Advertisement

The Prion-Like Aspect of Alzheimer Pathology

  • Sarah K. Fritschi
  • Bahareh Eftekharzadeh
  • Giusi Manfredi
  • Tsuyoshi Hamaguchi
  • Götz Heilbronner
  • Amudha Nagarathinam
  • Franziska Langer
  • Yvonne S. Eisele
  • Lary Walker
  • Mathias JuckerEmail author
Chapter
Part of the Research and Perspectives in Alzheimer's Disease book series (ALZHEIMER)

Abstract

Many neurodegenerative disorders are characterized by a predictable spatiotemporal progression of the aggregation of specific proteins in the brain. The most prevalent cerebral proteopathy is Alzheimer’s disease (AD), in which aggregated amyloid-β peptide (Aβ) is deposited in the form of extracellular parenchymal plaques and vascular amyloid. Multiple lines of evidence indicate that β-amyloidosis can be exogenously induced by the application of brain extracts containing aggregated Aβ. The β-amyloid-inducing agent in the extract is likely Aβ itself in a conformation that cannot easily be mimicked with synthetic material. The induced Aβ lesions spread over time within and among brain regions, and they are dependent on the structural and biochemical nature of Aβ in the extract and on the characteristics of the host. We have found that bioactive Aβ seeds exist in both soluble and insoluble forms; some of them are sensitive to proteinase-K digestion and some are not. Observations of similar prion-like induction, spreading, and transmission of tau lesions, the second hallmark of AD pathology, and more recent observations of seeded α-synuclein lesions suggest that the concept of prion-like corruptive templating of proteins may also apply to intracellular lesions in neurodegenerative diseases. The clinical implications of these observations are not yet clear. The finding that the Aβ seeds are partly soluble suggests that such seeds in bodily fluids may have diagnostic value and also that they could represent a novel target for early therapeutic intervention. Furthermore, the possibility that mechanisms exist allowing for the transport of Aβ aggregates (and possibly other seeds) from the periphery to the brain raises the speculation that environmental amyloidogenic seeds might act as risk factors for certain neurodegenerative diseases.

Keywords

Prion Disease Alzheimer Pathology Brain Extract Intracerebral Inoculation Intracerebral Infusion 
These keywords were added by machine and not by the authors. This process is experimental and the keywords may be updated as the learning algorithm improves.

References

  1. Baker HF, Ridley RM, Duchen LW, Crow TJ, Bruton CJ (1993) Evidence for the experimental transmission of cerebral beta-amyloidosis to primates. Int J Exp Pathol 74:441–454PubMedGoogle Scholar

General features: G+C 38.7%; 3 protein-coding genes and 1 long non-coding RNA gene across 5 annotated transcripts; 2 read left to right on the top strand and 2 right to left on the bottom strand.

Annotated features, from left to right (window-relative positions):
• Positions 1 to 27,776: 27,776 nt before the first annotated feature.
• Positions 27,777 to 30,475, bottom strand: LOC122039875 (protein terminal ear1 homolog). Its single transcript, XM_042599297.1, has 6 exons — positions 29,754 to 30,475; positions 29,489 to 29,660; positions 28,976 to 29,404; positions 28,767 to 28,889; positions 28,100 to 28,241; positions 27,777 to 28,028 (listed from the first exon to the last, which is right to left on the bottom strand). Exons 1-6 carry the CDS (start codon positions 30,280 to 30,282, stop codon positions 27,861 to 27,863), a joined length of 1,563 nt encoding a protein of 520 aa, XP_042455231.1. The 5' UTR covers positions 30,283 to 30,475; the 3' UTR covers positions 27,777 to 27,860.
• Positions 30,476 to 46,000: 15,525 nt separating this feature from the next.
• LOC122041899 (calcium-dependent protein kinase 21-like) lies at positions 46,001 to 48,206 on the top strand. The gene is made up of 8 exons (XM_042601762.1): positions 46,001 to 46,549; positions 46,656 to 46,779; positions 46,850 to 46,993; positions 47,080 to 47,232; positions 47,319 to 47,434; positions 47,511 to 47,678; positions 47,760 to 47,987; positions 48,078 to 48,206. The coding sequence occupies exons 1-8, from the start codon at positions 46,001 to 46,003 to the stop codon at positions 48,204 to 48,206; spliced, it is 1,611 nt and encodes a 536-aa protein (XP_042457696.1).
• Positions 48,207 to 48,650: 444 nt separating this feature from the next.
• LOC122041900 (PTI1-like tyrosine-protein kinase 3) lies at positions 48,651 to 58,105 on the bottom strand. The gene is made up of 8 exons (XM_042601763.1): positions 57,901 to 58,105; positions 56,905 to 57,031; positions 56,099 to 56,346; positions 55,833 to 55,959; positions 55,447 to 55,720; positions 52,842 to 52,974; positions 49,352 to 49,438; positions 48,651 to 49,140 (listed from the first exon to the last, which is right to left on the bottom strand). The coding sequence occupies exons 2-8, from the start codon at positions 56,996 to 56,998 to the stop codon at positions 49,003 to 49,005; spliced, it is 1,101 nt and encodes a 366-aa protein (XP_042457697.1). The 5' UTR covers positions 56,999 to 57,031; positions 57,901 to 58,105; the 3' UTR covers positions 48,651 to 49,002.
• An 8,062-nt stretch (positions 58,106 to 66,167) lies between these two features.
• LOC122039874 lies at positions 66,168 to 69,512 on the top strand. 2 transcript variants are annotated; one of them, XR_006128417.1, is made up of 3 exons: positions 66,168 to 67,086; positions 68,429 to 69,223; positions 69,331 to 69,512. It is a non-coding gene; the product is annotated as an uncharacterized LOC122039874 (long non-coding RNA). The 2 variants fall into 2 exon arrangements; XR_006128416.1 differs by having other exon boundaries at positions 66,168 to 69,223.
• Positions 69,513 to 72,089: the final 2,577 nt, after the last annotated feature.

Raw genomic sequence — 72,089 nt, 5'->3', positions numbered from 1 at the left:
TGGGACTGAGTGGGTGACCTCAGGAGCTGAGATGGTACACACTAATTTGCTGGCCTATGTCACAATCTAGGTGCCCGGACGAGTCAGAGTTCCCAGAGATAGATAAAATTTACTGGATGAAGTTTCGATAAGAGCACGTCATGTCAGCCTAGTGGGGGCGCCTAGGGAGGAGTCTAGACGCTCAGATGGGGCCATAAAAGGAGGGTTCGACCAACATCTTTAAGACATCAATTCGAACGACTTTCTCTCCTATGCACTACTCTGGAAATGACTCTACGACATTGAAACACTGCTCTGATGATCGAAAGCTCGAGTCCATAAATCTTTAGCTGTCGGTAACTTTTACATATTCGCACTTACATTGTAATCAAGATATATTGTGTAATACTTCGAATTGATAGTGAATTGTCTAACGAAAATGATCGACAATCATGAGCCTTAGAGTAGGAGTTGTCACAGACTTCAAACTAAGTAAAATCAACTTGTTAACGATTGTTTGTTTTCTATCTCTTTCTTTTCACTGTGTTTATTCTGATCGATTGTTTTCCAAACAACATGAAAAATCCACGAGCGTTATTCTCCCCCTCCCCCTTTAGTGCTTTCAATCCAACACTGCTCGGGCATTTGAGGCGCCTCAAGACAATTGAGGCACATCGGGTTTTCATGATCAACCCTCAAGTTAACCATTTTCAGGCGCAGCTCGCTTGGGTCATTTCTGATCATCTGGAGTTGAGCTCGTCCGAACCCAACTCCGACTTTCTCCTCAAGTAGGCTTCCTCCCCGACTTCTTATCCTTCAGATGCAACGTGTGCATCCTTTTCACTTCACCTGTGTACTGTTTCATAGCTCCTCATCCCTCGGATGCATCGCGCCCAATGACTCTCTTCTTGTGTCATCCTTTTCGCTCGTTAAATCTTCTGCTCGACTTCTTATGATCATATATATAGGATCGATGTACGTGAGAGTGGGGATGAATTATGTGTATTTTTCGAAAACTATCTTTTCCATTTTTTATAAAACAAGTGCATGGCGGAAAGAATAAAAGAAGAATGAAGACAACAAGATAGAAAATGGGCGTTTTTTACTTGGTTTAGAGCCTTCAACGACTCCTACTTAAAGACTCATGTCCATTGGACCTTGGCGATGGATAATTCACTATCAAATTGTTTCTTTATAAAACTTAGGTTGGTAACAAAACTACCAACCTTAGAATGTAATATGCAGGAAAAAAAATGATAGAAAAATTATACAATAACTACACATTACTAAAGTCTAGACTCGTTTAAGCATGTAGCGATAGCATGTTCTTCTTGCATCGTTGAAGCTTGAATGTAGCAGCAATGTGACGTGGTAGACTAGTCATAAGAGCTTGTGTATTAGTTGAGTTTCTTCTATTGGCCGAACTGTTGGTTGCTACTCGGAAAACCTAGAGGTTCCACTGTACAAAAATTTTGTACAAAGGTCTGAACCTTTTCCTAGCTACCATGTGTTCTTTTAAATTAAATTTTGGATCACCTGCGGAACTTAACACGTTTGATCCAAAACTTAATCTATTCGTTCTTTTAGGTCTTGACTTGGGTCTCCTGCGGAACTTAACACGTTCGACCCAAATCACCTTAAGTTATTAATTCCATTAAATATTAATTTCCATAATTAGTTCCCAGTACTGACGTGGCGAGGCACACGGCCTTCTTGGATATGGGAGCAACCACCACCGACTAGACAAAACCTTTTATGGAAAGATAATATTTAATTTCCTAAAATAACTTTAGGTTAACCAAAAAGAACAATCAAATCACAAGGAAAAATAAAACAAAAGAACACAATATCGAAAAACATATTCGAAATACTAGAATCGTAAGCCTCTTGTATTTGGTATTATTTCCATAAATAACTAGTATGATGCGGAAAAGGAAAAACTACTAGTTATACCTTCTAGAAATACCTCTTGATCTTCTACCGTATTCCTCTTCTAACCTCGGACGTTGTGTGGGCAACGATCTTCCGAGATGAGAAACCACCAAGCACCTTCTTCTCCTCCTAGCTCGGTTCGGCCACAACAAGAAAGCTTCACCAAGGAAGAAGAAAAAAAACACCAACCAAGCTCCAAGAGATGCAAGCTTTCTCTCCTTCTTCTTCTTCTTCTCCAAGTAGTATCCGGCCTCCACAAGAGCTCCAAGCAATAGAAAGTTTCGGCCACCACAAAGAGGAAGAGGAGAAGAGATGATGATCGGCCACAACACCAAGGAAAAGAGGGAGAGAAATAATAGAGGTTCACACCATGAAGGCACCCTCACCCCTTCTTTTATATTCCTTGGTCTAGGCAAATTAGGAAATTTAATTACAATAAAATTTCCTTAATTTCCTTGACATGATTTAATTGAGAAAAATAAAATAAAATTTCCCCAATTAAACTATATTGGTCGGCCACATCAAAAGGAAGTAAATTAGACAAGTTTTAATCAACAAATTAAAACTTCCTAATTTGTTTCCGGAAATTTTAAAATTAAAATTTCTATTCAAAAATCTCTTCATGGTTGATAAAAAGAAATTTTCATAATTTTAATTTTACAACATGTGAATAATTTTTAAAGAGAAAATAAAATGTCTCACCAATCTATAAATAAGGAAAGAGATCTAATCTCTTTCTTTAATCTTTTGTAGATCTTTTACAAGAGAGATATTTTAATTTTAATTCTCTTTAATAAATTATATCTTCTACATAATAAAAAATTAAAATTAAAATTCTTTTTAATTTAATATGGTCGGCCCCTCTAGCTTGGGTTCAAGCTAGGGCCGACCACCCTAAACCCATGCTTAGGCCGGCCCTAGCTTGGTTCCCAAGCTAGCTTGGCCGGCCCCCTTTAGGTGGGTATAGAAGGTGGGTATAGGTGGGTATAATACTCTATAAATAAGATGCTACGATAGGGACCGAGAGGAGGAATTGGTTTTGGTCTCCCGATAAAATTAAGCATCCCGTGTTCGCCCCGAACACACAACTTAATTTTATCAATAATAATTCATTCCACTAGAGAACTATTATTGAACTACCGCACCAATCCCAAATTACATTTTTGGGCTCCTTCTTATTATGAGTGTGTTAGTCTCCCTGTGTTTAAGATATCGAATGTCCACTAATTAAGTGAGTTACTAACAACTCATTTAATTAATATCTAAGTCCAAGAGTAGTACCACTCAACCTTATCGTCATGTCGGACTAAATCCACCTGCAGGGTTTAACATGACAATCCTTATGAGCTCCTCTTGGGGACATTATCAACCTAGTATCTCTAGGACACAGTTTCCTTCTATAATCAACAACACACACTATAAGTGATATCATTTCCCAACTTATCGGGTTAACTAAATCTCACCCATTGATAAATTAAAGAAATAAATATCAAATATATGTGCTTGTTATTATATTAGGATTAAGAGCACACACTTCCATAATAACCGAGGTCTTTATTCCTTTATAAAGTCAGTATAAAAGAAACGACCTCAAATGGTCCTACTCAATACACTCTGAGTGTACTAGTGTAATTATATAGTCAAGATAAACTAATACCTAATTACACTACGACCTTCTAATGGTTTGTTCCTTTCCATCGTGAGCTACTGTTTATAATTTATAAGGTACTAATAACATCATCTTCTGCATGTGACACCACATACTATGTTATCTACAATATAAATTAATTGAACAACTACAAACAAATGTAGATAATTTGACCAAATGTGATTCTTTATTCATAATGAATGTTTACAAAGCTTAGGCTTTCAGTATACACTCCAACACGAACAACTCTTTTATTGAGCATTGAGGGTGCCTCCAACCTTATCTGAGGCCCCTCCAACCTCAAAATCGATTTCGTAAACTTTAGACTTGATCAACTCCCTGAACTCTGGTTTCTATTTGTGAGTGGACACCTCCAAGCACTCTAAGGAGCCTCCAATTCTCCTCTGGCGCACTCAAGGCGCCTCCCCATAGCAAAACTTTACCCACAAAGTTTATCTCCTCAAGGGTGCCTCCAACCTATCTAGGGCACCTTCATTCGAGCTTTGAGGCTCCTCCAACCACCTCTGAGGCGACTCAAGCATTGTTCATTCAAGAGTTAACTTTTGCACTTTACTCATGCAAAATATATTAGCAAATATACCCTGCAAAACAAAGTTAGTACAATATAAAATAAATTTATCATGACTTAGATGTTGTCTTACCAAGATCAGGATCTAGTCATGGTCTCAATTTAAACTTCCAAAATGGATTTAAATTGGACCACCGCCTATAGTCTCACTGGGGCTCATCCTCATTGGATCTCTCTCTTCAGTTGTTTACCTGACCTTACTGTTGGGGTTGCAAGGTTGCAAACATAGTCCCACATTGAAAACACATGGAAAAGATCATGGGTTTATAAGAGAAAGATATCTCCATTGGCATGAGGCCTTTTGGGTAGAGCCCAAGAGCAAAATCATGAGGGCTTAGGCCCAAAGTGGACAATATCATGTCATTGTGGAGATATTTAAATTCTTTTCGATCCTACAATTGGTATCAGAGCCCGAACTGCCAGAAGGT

2. Braak H, Braak E (1991) Neuropathological stageing of Alzheimer-related changes. Acta Neuropathol 82:239–259PubMedCrossRefGoogle Scholar
  3. Braak H, Del Tredici K (2011) The pathological process underlying Alzheimer’s disease in individuals under thirty. Acta Neuropathol 121:171–181PubMedCrossRefGoogle Scholar
  4. Brown P, Salazar AM, Gibbs CJ, Gajdusek DC (1982) Alzheimer’s disease and transmissible virus dementia (Creutzfeldt-Jakob disease). Ann NY Acad Sci 396:131–143PubMedCrossRefGoogle Scholar
  5. Brundin P, Melki R, Kopito R (2010) Prion-like transmission of protein aggregates in neurodegenerative diseases. Nat Rev Mol Cell Biol 11:301–307PubMedCrossRefGoogle Scholar
  6. Buckner RL, Snyder AZ, Shannon BJ, LaRossa G, Sachs R, Fotenos AF, Sheline YI, Klunk WE, Mathis CA, Morris JC, Mintun MA (2005) Molecular, structural, and functional characterization of Alzheimer’s disease: evidence for a relationship between default activity, amyloid, and memory. J Neurosci 225:7709–7717CrossRefGoogle Scholar
  7. Calignon A, Polydoro M, Suarez-Calvet M, William C, Adamowicz DH, Kopeikina KJ, Pitstick R, Sahara N, Ashe KH, Calson GA, Spires-Jones TL, Hyman BT (2012) Propagation of Tau pathology in a model of early Alzheimer’s disease. Neuron 73:685–697PubMedCrossRefGoogle Scholar
  8. Clavaguera F, Bolmont T, Crowther RA, Abramowski D, Frank S, Probst A, Fraser G, Stalder AK, Beibel M, Staufenbiel M, Jucker M, Goedert M, Tolnay M (2009) Transmission and spreading of tauopathy in transgenic mouse brain. Nat Cell Biol 11:909–913PubMedCrossRefGoogle Scholar
  9. Eisele YS, Bolmont T, Heikenwalder M, Langer F, Jacobson LH, Yan ZX, Roth K, Aguzzi A, Staufenbiel M, Walker LC, Jucker M (2009) Induction of cerebral beta-amyloidosis: intracerebral versus systemic Abeta inoculation. Proc Natl Acad Sci USA 106:12926–12931PubMedCrossRefGoogle Scholar
  10. Eisele YS, Obermüller U, Heilbronner G, Baumann F, Kaeser SA, Wolburg H, Walker LC, Staufenbiel M, Heikenwalder M, Jucker M (2010) Peripherally applied Abeta-containing inoculates induce cerebral beta-amyloidosis. Science 330:980–982PubMedCrossRefGoogle Scholar
  11. Eisenberg D, Jucker M (2012) The amyloid state of proteins in human diseases. Cell 148: 1188–1203PubMedCrossRefGoogle Scholar
  12. Frost B, Diamond MI (2010) Prion-like mechanisms in neurodegenerative diseases. Nat Rev Neurosci 11:155–159PubMedGoogle Scholar
  13. Frost B, Jacks RL, Diamond MI (2009a) Propagation of tau misfolding from the outside to the inside of a cell. J Biol Chem 284:12845–12852PubMedCrossRefGoogle Scholar
  14. Frost B, Ollesch J, Wille H, Diamond MI (2009b) Conformational diversity of wild-type Tau fibrils specified by templated conformation change. J Biol Chem 284:3546–3551PubMedCrossRefGoogle Scholar
  15. Godec MS, Asher DM, Masters CL, Kozachuk WE, Friedland RP, Gibbs CJ Jr, Gajdusek DC, Rapoport SI, Schapiro MB (1991) Evidence against the transmissibility of Alzheimer’s disease. Neurology 41:1320PubMedCrossRefGoogle Scholar
  16. Goedert M, Clavaguera F, Tolnay M (2010) The propagation of prion-like protein inclusions in neurodegenerative diseases. Trends Neurosci 33:317–325PubMedCrossRefGoogle Scholar
  17. Golde TE, Schneider LS, Koo EH (2011) Anti-aβ therapeutics in Alzheimer’s disease: the need for a paradigm shift. Neuron 69:203–213PubMedCrossRefGoogle Scholar
  18. Goudsmit J, Morrow CH, Asher DM, Yanagihara RT, Masters CL, Gibbs CJ Jr, Gajdusek DC (1980) Evidence for and against the transmissibility of Alzheimer disease. Neurology 30: 945–950PubMedCrossRefGoogle Scholar
  19. Guo JL, Lee VM-Y (2011) Seeding of normal Tau by pathological Tau conformers drives pathogenesis of Alzheimer-like tangles. J Biol Chem 286:15317–15331PubMedCrossRefGoogle Scholar
  20. Hamaguchi T, Eisele YS, Varvel NH, Lamb BT, Walker LC, Jucker M (2012) The presence of Aβ seeds, and not age per se, is critical to the initiation of Aβ deposition in the brain. Acta Neuropathol 123:31–37PubMedCrossRefGoogle Scholar